MadRocketSci2 wrote:The other weird thing I've noticed about a lot of the "great names" in math and science history is that to a very large extent they weren't unknown to each other. If you look up the academic geneologies of the big names in mathematics back in the 1700s, a lot of them were doctoral advisors to each other, students of each other, went to alma-maters in the same country. It's almost as if getting a "critical mass" of them together and talking (and teaching each other - otherwise it doesn't sustain) tends to produce the revolutions we are interested in.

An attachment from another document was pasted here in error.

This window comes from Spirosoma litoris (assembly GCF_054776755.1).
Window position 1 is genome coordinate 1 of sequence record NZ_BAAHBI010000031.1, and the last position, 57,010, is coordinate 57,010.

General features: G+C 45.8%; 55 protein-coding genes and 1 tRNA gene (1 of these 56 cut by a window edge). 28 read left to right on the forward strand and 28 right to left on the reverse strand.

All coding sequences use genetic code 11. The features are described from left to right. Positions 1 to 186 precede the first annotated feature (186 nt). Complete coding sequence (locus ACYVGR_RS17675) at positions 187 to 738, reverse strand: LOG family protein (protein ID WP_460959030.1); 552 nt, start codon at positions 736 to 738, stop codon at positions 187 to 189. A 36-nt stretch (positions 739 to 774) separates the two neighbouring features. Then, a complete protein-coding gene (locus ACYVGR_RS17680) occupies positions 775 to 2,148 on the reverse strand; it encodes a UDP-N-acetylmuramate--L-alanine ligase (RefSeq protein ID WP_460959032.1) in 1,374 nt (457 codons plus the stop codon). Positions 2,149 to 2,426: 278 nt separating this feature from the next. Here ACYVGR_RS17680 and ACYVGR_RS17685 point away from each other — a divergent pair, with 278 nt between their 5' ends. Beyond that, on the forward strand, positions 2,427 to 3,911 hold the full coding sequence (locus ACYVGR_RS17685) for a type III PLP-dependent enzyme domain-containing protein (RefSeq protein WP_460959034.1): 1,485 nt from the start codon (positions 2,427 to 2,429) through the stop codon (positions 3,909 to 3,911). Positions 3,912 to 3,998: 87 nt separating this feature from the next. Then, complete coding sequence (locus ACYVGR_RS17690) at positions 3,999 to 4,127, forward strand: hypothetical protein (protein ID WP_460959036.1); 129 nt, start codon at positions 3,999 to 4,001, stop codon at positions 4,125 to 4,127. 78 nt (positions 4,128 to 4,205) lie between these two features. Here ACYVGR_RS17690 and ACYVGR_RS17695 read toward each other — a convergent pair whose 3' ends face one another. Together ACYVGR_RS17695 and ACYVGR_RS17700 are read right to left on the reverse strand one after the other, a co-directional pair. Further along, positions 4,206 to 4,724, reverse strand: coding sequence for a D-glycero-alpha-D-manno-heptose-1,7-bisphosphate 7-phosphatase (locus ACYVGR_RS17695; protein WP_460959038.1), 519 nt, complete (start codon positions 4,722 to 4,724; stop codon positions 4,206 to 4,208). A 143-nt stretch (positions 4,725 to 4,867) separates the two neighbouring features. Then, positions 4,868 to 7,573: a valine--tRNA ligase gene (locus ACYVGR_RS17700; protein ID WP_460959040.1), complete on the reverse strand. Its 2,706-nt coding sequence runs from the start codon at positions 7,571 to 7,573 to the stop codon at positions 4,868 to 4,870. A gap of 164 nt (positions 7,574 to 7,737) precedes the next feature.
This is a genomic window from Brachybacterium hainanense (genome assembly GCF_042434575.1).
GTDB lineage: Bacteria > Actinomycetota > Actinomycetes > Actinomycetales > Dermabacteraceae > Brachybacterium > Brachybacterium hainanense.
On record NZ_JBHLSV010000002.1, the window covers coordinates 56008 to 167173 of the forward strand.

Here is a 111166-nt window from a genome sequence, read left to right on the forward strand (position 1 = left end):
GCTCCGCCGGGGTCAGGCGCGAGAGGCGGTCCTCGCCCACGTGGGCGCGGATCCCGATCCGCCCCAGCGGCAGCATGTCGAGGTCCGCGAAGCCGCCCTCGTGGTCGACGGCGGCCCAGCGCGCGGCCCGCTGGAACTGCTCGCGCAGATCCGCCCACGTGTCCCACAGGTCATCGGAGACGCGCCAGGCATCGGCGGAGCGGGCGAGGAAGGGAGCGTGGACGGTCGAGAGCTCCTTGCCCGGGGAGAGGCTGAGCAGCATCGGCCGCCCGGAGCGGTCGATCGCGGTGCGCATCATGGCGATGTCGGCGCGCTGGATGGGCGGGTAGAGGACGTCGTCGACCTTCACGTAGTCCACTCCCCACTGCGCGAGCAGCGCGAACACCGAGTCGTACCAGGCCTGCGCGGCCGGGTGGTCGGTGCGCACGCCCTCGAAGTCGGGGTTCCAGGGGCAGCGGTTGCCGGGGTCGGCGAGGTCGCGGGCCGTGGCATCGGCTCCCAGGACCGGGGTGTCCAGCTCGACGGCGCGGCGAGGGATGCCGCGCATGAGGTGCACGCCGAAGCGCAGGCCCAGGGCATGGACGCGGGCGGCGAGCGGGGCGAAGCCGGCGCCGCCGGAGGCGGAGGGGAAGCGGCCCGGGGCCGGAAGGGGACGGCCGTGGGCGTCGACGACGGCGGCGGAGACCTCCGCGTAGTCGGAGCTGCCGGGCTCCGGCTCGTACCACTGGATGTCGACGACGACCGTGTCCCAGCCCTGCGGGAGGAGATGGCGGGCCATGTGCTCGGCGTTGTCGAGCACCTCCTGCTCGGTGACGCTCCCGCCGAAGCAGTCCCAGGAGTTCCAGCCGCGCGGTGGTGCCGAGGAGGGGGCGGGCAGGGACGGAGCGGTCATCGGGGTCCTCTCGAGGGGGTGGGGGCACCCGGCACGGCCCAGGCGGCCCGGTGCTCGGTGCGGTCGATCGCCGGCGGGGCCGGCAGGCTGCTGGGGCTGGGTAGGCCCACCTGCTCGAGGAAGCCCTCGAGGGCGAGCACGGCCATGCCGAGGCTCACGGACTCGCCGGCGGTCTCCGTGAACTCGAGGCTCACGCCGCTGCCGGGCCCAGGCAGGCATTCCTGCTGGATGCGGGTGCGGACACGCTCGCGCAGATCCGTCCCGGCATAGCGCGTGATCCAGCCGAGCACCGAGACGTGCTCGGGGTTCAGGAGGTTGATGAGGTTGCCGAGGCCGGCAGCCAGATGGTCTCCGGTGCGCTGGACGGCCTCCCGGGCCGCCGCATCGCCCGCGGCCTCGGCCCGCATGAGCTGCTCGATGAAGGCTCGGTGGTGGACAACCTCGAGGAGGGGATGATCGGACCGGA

That would be an effect of there being very few of them in general. If you have only 50 people involved in a subject world-wide, the odds of any two of them knowing eachother are rather high.
Imagine all of science as taking place within one high school. You'd be somewhat surprised if the two brightest students DIDN'T know eachother.